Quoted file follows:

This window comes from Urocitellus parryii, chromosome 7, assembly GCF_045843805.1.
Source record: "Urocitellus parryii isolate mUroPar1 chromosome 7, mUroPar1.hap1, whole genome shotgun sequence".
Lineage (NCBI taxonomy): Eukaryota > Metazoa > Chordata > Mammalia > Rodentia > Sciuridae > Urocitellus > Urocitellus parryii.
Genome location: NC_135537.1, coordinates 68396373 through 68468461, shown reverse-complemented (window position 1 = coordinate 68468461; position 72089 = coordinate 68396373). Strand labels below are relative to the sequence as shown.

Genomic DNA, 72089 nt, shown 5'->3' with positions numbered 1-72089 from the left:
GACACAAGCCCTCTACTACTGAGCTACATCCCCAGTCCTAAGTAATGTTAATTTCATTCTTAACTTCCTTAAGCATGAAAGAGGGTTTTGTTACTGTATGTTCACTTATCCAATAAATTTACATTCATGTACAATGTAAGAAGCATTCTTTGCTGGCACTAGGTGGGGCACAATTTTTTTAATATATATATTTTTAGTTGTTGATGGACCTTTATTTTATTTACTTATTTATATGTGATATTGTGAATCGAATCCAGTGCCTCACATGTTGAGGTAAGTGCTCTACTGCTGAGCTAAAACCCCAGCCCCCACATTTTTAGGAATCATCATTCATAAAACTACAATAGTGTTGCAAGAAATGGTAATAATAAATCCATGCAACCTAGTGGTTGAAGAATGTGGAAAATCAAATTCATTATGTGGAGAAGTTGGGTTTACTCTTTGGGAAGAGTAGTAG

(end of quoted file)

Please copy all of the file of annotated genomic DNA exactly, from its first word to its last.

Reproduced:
This window comes from Urocitellus parryii, chromosome 7, assembly GCF_045843805.1.
Source record: "Urocitellus parryii isolate mUroPar1 chromosome 7, mUroPar1.hap1, whole genome shotgun sequence".
Lineage (NCBI taxonomy): Eukaryota > Metazoa > Chordata > Mammalia > Rodentia > Sciuridae > Urocitellus > Urocitellus parryii.
Genome location: NC_135537.1, coordinates 68396373 through 68468461, shown reverse-complemented (window position 1 = coordinate 68468461; position 72089 = coordinate 68396373). Strand labels below are relative to the sequence as shown.

Genomic DNA, 72089 nt, shown 5'->3' with positions numbered 1-72089 from the left:
GACACAAGCCCTCTACTACTGAGCTACATCCCCAGTCCTAAGTAATGTTAATTTCATTCTTAACTTCCTTAAGCATGAAAGAGGGTTTTGTTACTGTATGTTCACTTATCCAATAAATTTACATTCATGTACAATGTAAGAAGCATTCTTTGCTGGCACTAGGTGGGGCACAATTTTTTTAATATATATATTTTTAGTTGTTGATGGACCTTTATTTTATTTACTTATTTATATGTGATATTGTGAATCGAATCCAGTGCCTCACATGTTGAGGTAAGTGCTCTACTGCTGAGCTAAAACCCCAGCCCCCACATTTTTAGGAATCATCATTCATAAAACTACAATAGTGTTGCAAGAAATGGTAATAATAAATCCATGCAACCTAGTGGTTGAAGAATGTGGAAAATCAAATTCATTATGTGGAGAAGTTGGGTTTACTCTTTGGGAAGAGTAGTAG